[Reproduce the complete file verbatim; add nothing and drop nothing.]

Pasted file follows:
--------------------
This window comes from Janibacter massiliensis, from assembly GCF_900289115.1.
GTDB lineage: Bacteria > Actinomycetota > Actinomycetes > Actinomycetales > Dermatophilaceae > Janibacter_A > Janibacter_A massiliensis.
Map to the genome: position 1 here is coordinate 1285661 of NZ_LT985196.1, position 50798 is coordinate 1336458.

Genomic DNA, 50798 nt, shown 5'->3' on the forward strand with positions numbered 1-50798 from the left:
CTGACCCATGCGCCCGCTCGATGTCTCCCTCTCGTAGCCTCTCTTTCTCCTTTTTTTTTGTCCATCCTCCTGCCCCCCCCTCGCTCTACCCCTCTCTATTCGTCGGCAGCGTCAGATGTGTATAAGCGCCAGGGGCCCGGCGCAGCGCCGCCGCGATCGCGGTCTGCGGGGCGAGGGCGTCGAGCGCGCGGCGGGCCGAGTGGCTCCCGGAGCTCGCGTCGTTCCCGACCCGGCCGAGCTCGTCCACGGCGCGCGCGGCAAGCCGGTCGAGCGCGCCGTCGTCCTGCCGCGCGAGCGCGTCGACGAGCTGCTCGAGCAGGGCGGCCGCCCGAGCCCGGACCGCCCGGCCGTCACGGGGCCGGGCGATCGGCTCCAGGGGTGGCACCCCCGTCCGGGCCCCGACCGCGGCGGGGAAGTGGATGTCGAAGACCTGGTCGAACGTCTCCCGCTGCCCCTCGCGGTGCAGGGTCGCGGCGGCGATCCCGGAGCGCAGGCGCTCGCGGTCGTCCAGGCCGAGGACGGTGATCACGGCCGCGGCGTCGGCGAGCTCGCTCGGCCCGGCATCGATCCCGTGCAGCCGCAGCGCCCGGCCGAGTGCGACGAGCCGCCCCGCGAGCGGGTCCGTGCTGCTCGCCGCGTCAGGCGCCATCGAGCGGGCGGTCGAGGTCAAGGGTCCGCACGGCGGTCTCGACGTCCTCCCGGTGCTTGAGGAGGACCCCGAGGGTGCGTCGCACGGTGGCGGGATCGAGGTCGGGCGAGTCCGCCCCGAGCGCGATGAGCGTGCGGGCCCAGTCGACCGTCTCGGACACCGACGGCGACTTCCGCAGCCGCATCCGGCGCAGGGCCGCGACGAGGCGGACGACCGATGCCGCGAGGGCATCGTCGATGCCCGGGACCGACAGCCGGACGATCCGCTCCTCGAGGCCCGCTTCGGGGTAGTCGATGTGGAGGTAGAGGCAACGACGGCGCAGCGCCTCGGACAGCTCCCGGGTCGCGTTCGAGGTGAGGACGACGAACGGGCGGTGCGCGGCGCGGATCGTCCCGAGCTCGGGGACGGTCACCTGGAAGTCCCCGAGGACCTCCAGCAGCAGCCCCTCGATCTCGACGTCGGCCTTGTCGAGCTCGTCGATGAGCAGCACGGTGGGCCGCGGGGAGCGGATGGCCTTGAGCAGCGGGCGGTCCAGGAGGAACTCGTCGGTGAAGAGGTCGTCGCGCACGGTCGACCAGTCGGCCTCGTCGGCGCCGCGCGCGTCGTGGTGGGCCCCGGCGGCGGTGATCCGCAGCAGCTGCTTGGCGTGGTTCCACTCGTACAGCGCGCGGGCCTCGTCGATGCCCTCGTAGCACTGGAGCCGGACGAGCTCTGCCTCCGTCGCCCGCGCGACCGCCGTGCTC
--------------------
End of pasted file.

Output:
This window comes from Janibacter massiliensis, from assembly GCF_900289115.1.
GTDB lineage: Bacteria > Actinomycetota > Actinomycetes > Actinomycetales > Dermatophilaceae > Janibacter_A > Janibacter_A massiliensis.
Map to the genome: position 1 here is coordinate 1285661 of NZ_LT985196.1, position 50798 is coordinate 1336458.

Genomic DNA, 50798 nt, shown 5'->3' on the forward strand with positions numbered 1-50798 from the left:
CTGACCCATGCGCCCGCTCGATGTCTCCCTCTCGTAGCCTCTCTTTCTCCTTTTTTTTTGTCCATCCTCCTGCCCCCCCCTCGCTCTACCCCTCTCTATTCGTCGGCAGCGTCAGATGTGTATAAGCGCCAGGGGCCCGGCGCAGCGCCGCCGCGATCGCGGTCTGCGGGGCGAGGGCGTCGAGCGCGCGGCGGGCCGAGTGGCTCCCGGAGCTCGCGTCGTTCCCGACCCGGCCGAGCTCGTCCACGGCGCGCGCGGCAAGCCGGTCGAGCGCGCCGTCGTCCTGCCGCGCGAGCGCGTCGACGAGCTGCTCGAGCAGGGCGGCCGCCCGAGCCCGGACCGCCCGGCCGTCACGGGGCCGGGCGATCGGCTCCAGGGGTGGCACCCCCGTCCGGGCCCCGACCGCGGCGGGGAAGTGGATGTCGAAGACCTGGTCGAACGTCTCCCGCTGCCCCTCGCGGTGCAGGGTCGCGGCGGCGATCCCGGAGCGCAGGCGCTCGCGGTCGTCCAGGCCGAGGACGGTGATCACGGCCGCGGCGTCGGCGAGCTCGCTCGGCCCGGCATCGATCCCGTGCAGCCGCAGCGCCCGGCCGAGTGCGACGAGCCGCCCCGCGAGCGGGTCCGTGCTGCTCGCCGCGTCAGGCGCCATCGAGCGGGCGGTCGAGGTCAAGGGTCCGCACGGCGGTCTCGACGTCCTCCCGGTGCTTGAGGAGGACCCCGAGGGTGCGTCGCACGGTGGCGGGATCGAGGTCGGGCGAGTCCGCCCCGAGCGCGATGAGCGTGCGGGCCCAGTCGACCGTCTCGGACACCGACGGCGACTTCCGCAGCCGCATCCGGCGCAGGGCCGCGACGAGGCGGACGACCGATGCCGCGAGGGCATCGTCGATGCCCGGGACCGACAGCCGGACGATCCGCTCCTCGAGGCCCGCTTCGGGGTAGTCGATGTGGAGGTAGAGGCAACGACGGCGCAGCGCCTCGGACAGCTCCCGGGTCGCGTTCGAGGTGAGGACGACGAACGGGCGGTGCGCGGCGCGGATCGTCCCGAGCTCGGGGACGGTCACCTGGAAGTCCCCGAGGACCTCCAGCAGCAGCCCCTCGATCTCGACGTCGGCCTTGTCGAGCTCGTCGATGAGCAGCACGGTGGGCCGCGGGGAGCGGATGGCCTTGAGCAGCGGGCGGTCCAGGAGGAACTCGTCGGTGAAGAGGTCGTCGCGCACGGTCGACCAGTCGGCCTCGTCGGCGCCGCGCGCGTCGTGGTGGGCCCCGGCGGCGGTGATCCGCAGCAGCTGCTTGGCGTGGTTCCACTCGTACAGCGCGCGGGCCTCGTCGATGCCCTCGTAGCACTGGAGCCGGACGAGCTCTGCCTCCGTCGCCCGCGCGACCGCCGTGCTC